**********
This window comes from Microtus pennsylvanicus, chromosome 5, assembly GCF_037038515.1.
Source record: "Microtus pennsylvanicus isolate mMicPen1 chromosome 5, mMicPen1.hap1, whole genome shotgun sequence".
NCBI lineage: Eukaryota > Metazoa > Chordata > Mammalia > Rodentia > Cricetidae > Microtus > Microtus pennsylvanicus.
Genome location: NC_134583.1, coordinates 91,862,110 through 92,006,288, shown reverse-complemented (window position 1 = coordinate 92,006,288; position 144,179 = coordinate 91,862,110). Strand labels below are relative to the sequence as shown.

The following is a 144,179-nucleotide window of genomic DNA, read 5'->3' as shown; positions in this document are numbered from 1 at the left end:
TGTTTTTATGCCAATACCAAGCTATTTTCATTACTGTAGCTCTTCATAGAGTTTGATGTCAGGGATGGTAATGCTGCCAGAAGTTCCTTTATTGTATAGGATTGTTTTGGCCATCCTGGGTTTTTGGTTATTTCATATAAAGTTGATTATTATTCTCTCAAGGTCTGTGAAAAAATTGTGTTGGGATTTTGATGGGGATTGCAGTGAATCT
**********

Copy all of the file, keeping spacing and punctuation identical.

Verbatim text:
This window comes from Microtus pennsylvanicus, chromosome 5, assembly GCF_037038515.1.
Source record: "Microtus pennsylvanicus isolate mMicPen1 chromosome 5, mMicPen1.hap1, whole genome shotgun sequence".
NCBI lineage: Eukaryota > Metazoa > Chordata > Mammalia > Rodentia > Cricetidae > Microtus > Microtus pennsylvanicus.
Genome location: NC_134583.1, coordinates 91,862,110 through 92,006,288, shown reverse-complemented (window position 1 = coordinate 92,006,288; position 144,179 = coordinate 91,862,110). Strand labels below are relative to the sequence as shown.

The following is a 144,179-nucleotide window of genomic DNA, read 5'->3' as shown; positions in this document are numbered from 1 at the left end:
TGTTTTTATGCCAATACCAAGCTATTTTCATTACTGTAGCTCTTCATAGAGTTTGATGTCAGGGATGGTAATGCTGCCAGAAGTTCCTTTATTGTATAGGATTGTTTTGGCCATCCTGGGTTTTTGGTTATTTCATATAAAGTTGATTATTATTCTCTCAAGGTCTGTGAAAAAATTGTGTTGGGATTTTGATGGGGATTGCAGTGAATCT